One highly relevant example is the New York Performance Standards Consortium, which has a waiver from all state-mandated exams except English Language Arts for its dozens of public high schools. Instead, students graduate by completing individuated performance tasks in language arts, math, science and history. These tasks require the extended work, research, critical thinking and problem solving students need for success in the real world. While Consortium schools mirror New York City’s diversity, every demographic group graduates at higher rates. Higher percentages of graduates also enroll in college. More than the national average of their enrollees remains in college for third semester and beyond.

These and other high-quality assessments could flourish if allowed by federal law. NCLB killed many similar forms of assessment and marginalized others. It is time for Congress to help repair this damage.  

FairTest chairs the national Forum on Educational Accountability (FEA), which has shared language on accountability and school improvement with the HELP committee (see http://www.fairtest.org/fea-recommendations-improving-federal-law-january). The FEA proposals would redefine accountability and lead to a focus on improvement, not punishment.

For accountability, states and districts would be required to assess the adequacy of resources available to schools, the nature and scope of improvement efforts, and the results of those efforts. States would report on key indicators in these areas and how the state itself is using this evidence to improve schools, particularly those that are in need of assistance. This is an expansion of accountability from Sen. Alexander’s draft, but one that does not put states or districts in a straight-jacket.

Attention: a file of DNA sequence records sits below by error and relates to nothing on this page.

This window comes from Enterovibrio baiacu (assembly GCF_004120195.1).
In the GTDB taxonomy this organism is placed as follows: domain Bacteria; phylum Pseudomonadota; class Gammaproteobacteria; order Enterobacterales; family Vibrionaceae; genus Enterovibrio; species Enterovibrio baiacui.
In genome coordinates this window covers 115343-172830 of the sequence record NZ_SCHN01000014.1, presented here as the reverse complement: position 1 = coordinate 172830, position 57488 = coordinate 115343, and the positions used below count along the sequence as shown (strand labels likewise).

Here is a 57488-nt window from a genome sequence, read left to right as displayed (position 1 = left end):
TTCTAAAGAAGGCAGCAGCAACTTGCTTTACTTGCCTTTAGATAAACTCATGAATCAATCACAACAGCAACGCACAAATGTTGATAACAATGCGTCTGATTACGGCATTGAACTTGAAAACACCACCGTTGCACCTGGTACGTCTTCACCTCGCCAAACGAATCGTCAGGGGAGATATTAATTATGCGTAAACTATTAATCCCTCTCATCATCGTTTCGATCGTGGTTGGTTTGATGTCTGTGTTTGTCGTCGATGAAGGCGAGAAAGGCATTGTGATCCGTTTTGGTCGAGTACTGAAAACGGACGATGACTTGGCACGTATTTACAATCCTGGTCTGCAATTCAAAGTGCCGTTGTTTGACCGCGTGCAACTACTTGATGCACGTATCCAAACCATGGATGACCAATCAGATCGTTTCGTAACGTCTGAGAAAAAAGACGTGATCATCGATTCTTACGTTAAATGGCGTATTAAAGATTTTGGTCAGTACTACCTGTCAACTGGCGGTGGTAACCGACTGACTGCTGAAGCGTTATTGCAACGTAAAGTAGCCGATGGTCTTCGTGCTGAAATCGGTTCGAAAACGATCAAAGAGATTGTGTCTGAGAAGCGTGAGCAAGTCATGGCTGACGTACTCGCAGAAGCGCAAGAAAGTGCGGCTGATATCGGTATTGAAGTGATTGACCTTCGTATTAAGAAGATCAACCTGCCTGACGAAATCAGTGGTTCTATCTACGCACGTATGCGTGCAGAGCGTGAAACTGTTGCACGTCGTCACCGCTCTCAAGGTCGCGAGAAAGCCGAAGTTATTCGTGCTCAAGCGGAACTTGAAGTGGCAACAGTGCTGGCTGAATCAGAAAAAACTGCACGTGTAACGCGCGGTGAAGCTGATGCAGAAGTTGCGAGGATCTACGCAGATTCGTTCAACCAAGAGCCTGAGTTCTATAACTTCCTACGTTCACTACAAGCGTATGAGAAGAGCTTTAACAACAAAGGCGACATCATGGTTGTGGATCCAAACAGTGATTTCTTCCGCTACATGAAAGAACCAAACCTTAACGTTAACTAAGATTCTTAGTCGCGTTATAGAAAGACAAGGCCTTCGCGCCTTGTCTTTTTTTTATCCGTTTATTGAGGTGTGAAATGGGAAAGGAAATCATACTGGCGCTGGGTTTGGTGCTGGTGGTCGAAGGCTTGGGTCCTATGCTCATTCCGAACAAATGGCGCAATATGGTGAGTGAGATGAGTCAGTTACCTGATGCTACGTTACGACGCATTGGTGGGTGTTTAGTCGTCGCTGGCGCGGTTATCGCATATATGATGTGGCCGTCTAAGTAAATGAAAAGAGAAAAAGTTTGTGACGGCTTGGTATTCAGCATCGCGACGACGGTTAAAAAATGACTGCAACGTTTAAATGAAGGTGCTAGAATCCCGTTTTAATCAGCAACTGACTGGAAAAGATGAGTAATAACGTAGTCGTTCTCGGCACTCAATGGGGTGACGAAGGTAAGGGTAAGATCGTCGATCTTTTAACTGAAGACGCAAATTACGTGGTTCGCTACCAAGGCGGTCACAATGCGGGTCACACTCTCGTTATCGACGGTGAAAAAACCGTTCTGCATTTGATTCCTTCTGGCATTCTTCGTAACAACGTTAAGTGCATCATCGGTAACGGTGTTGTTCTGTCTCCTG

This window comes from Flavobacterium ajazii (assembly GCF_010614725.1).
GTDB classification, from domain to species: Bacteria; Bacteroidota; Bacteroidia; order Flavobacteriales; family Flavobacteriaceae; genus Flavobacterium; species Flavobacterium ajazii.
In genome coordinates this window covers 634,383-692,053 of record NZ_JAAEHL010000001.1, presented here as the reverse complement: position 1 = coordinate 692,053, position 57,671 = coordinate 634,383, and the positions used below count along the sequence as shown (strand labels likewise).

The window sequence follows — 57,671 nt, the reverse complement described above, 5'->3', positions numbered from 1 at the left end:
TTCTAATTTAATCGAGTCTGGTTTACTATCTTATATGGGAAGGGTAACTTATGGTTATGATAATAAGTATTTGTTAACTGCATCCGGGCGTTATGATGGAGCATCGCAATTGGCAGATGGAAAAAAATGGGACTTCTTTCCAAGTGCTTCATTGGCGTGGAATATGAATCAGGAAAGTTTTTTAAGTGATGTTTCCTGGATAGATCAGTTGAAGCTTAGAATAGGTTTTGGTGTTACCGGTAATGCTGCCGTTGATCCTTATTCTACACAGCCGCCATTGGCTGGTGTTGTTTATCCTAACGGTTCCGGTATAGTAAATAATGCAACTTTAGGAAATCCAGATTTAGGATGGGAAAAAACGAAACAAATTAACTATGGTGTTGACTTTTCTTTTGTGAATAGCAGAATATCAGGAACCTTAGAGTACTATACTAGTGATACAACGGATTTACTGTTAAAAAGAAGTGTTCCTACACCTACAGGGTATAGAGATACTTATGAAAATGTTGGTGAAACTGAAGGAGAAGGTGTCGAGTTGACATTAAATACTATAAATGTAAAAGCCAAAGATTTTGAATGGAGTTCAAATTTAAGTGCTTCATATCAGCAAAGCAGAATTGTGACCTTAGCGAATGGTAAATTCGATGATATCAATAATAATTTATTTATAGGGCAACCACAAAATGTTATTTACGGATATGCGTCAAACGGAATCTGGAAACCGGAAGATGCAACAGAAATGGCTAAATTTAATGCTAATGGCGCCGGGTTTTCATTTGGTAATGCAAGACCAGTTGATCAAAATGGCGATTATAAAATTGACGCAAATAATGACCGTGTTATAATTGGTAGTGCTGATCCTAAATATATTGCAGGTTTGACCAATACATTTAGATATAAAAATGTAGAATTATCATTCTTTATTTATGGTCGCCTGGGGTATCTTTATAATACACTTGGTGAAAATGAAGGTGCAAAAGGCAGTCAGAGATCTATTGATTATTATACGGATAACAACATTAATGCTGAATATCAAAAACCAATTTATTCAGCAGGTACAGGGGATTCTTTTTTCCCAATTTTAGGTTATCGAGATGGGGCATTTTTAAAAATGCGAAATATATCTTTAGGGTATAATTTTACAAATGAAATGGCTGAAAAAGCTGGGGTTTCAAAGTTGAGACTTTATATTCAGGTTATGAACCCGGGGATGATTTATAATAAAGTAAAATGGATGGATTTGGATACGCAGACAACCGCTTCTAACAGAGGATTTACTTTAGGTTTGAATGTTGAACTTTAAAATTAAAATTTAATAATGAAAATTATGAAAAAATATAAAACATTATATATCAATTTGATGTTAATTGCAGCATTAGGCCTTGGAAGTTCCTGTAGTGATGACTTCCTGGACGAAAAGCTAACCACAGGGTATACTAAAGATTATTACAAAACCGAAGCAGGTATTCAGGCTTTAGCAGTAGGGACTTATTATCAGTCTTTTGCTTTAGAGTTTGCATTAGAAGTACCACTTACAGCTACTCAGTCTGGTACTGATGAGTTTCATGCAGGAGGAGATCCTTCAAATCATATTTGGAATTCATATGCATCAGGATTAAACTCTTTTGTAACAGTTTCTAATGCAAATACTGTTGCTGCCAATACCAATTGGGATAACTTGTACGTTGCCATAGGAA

To promote improvement, FEA has identified “common elements” found in high-quality schools and successful turnarounds. FEA’s proposals would require states to assist the lowest-performing five percent of schools in implementing, as needed, these common elements. They include leadership, curriculum, instruction, professional learning, school climate, disciplinary practices, parent and community engagement, and wrap-around services. While this, too, would expand federal requirements beyond Sen. Alexander’s bill, the FEA proposal does not specify the actions localities and states must take, but rather the important areas they must address.

In conclusion, FairTest calls on the Senate HELP Committee to:

  • Allow states to use grade-span testing and the other means for assessment flexibility and improvement described in Sen. Alexander’s “Option 1.”
  • Overhaul accountability and improvement in line with the recommendations of the Forum on Educational Accountability.

Our children, our communities and our nation deserve a strong, effective ESEA. FairTest believes these recommendations are the basis for revising the current federal education law, and they provide a basis for bridging divisions within and between our political parties.

FairTest will be pleased to answer questions and discuss the ideas presented in this brief. You may reach me at monty@fairtest.org, 617-477-9792.

HELP-Committee-Recommendations-Feb-2015.pdf94.59 KB